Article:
Welcome to the 18th installment of the Game Design Spotlight! This column is your weekly dose of my analysis of game design elements across many multiplayer titles, such as Final Fantasy XIV's clunky house decorating feature and the battle cry mechanic in Chivalry 2 that adds to the body-slinging chaos.
Last week, I examined Splitgate's wall portals and how they make PvP matches feel fresh after hours of playtime. As for today, we return to the battle royale madness of Naraka: Bladepoint. This time, I'm analyzing the wide cast of weapons that populates the maps randomly, forcing players to grab what they can to survive the landslide of bloodthirsty players.
With the recent release of the Staff in Naraka: Bladepoint, the game now has 15 weapons players will rotate through while battling over the small handful of zones. That diversity is one of the main draws to the battle royale for me. How I played one match with Nunchucks and a legendary gem will be drastically different with a super rare Bow in another, making for a rather riveting experience because you don't know what weapons you'll come across.
That's a really standard gameplay loop that keeps battle royale players glued to their seats, aside from the competitive edge. Although, unlike Fortnite and Call of Duty: Warzone, Naraka's fighting game-styled combos alongside situational weapon inputs throw in skill-based complexity. Married with the simple goal of surviving a shrinking map, players must juggle learning and adapting to weapons discovered once they hit the ground running, for better or worse.
Whether you queue for casual trio matches or contend with hardcore players in ranked solo, there's always that pressure to excel in many weapons because your enemies are lethal with them and won't wait for you to get better.
However, I believe developer 24 Entertainment's expectation isn't that every player must be a master of anything to overcome all the odds. Instead, fans will get molded into that role through experience, loss, luck, and success. The same could be said about any game that requires skillful play, but I found that the random nature of weapon drops mixed with their nuances in fight-or-flight scenarios makes Naraka's battle royale a challenging teacher on the way to mastery.
Better Learn Quick
No matter where you aim to land, whether inside a high-tier loot area or in the thick of multiple teleporting players, rushing to grab any weapon is priority number one. Depending on who's around, you may have to stick with the Cannon you picked up right away and fend off someone with a Longsword.
In these moments, where you probably have no armor or grappling hooks - but your opponent does - you either rise to the occasion or get virtually cut down. The amount of times you may be on the back foot or coming down hard on someone who can barely scrape by is a familiar sight in Naraka. Wading through these encounters, fluctuating from prepared and unprepared, you learn to make the best of what you have when the going gets tough.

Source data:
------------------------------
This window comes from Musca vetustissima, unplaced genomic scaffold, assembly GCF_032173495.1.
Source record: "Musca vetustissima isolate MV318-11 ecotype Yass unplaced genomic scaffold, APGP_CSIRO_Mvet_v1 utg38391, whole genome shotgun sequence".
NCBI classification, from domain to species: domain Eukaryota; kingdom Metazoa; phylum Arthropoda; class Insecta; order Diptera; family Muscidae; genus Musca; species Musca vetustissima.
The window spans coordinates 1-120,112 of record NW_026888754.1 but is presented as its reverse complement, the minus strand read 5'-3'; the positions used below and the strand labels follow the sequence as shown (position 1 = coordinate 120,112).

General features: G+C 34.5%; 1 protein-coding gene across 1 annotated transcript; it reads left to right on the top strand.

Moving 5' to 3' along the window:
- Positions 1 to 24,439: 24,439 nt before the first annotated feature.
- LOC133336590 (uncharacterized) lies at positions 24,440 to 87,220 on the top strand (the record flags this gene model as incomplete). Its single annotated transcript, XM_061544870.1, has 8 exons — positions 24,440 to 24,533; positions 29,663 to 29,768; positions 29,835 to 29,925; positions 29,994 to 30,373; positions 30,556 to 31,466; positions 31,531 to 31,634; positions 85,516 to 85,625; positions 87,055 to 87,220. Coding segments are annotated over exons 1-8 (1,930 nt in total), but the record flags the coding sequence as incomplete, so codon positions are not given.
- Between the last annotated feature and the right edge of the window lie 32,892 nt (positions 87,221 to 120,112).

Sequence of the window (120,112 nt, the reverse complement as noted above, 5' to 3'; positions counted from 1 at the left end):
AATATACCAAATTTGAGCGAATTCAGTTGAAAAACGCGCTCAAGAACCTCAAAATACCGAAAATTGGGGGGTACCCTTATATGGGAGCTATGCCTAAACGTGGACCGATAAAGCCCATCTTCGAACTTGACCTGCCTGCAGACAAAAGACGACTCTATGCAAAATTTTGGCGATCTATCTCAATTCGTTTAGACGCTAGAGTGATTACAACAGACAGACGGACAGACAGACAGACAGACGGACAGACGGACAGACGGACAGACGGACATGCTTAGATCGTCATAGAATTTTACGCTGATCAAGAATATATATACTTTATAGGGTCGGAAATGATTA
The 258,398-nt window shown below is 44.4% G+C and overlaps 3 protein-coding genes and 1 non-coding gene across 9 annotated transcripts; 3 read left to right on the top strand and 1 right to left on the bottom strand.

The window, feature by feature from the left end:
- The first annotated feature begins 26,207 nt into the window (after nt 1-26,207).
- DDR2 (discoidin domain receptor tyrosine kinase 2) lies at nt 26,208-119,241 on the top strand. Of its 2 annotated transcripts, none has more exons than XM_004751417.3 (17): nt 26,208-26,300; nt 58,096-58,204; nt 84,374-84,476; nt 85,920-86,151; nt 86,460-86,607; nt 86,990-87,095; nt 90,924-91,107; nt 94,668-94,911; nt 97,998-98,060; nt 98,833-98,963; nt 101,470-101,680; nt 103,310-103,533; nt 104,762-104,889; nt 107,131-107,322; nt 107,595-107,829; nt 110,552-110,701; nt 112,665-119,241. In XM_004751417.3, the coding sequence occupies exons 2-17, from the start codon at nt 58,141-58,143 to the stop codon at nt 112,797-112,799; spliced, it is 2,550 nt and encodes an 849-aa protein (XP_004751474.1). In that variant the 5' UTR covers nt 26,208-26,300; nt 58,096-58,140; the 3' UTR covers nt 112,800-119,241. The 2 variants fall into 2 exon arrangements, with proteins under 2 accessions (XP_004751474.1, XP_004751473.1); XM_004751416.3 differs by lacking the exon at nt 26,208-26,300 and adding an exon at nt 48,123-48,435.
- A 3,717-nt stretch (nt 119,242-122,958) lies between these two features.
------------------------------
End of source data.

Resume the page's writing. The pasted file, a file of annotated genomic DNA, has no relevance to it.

At the same time, you have to learn quickly. That doesn't mean you need to be proficient at nailing the Spear's special attacks or have a handle on the optimal way to mix and match light and strong attacks. You must learn how to size up the competition and effectively exploit their weakness with what you have in your hands.
As you jarringly adjust to someone grappling or charging dead at you, quick thinking in the heat of the moment does a lot to save your skin. Even better, you've been in this kind of icky spot with the same weapons in your last match and won, so you know the right trick to get out of dodge and come out on top.
The Way Of The Master
Everyone starts as a jack-of-all-trades because that's the nature of the game. But to win, Naraka requires more skill from the player, forcing them out of settling on being average for the sake of glory and the enjoyment of besting someone. For myself, wracking up wins with the oddest combination of weapons taught me more than sticking with what I was most comfortable with.
I love how it feels to use Dual Blades, but many players just like me rely on their charged attacks to catch someone by surprise. By avoiding using them as much as possible, I faced several opponents playing in this repetitive way, which I learned to punish pretty hard with timed parries. Most of the time, whatever weapon an enemy player has will tell you what you should expect, but their skill level is always hard to gauge on first contact.
As you and another person throw out attacks left and right, everything you've experienced becomes second nature. All the times you were out hunting for better equipment, items, and gems but stumbled across someone are your stepping stones, gearing you to be more mindful. That same continuous reminder applies to weapons, slowly building you up to be the master you will able to become someday through practice and mistakes.
That concludes another week of the Game Design Spotlight! Do you have a favorite weapon from Naraka: Bladepoint? Are there any weapons you struggle with mastering? Let us know below! Also, feel free to comment on games you would like me to cover for future stories if you have any suggestions!
About the Author
Anthony Jones is a gaming journalist and late 90s kid in love with retro games and the evolution of modern gaming. He started at Mega Visions as a news reporter covering the latest announcements, rumors, and fan-made projects. FFXIV has his heart in the MMORPGs scene, but he's always excited to analyze and lose hours to ambitious and ambiguous MMOs that gamers follow.
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